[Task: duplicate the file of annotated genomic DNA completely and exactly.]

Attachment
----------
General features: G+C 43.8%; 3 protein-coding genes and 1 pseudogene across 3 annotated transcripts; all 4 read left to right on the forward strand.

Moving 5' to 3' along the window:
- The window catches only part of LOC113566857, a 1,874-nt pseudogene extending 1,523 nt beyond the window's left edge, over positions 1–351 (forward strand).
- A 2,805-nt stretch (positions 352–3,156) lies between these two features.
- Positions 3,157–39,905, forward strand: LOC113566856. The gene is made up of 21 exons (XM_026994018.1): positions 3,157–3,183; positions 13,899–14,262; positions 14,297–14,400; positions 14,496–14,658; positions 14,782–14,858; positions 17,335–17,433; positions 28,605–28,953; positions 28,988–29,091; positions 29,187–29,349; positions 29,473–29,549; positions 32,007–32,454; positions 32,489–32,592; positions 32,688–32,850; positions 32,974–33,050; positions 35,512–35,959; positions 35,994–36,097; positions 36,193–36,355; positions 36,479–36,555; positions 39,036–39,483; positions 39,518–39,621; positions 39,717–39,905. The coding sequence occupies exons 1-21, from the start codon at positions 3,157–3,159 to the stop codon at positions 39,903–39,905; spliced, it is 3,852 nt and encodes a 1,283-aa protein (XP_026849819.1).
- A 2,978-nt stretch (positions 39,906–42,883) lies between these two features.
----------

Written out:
General features: G+C 43.8%; 3 protein-coding genes and 1 pseudogene across 3 annotated transcripts; all 4 read left to right on the forward strand.

Moving 5' to 3' along the window:
- The window catches only part of LOC113566857, a 1,874-nt pseudogene extending 1,523 nt beyond the window's left edge, over positions 1–351 (forward strand).
- A 2,805-nt stretch (positions 352–3,156) lies between these two features.
- Positions 3,157–39,905, forward strand: LOC113566856. The gene is made up of 21 exons (XM_026994018.1): positions 3,157–3,183; positions 13,899–14,262; positions 14,297–14,400; positions 14,496–14,658; positions 14,782–14,858; positions 17,335–17,433; positions 28,605–28,953; positions 28,988–29,091; positions 29,187–29,349; positions 29,473–29,549; positions 32,007–32,454; positions 32,489–32,592; positions 32,688–32,850; positions 32,974–33,050; positions 35,512–35,959; positions 35,994–36,097; positions 36,193–36,355; positions 36,479–36,555; positions 39,036–39,483; positions 39,518–39,621; positions 39,717–39,905. The coding sequence occupies exons 1-21, from the start codon at positions 3,157–3,159 to the stop codon at positions 39,903–39,905; spliced, it is 3,852 nt and encodes a 1,283-aa protein (XP_026849819.1).
- A 2,978-nt stretch (positions 39,906–42,883) lies between these two features.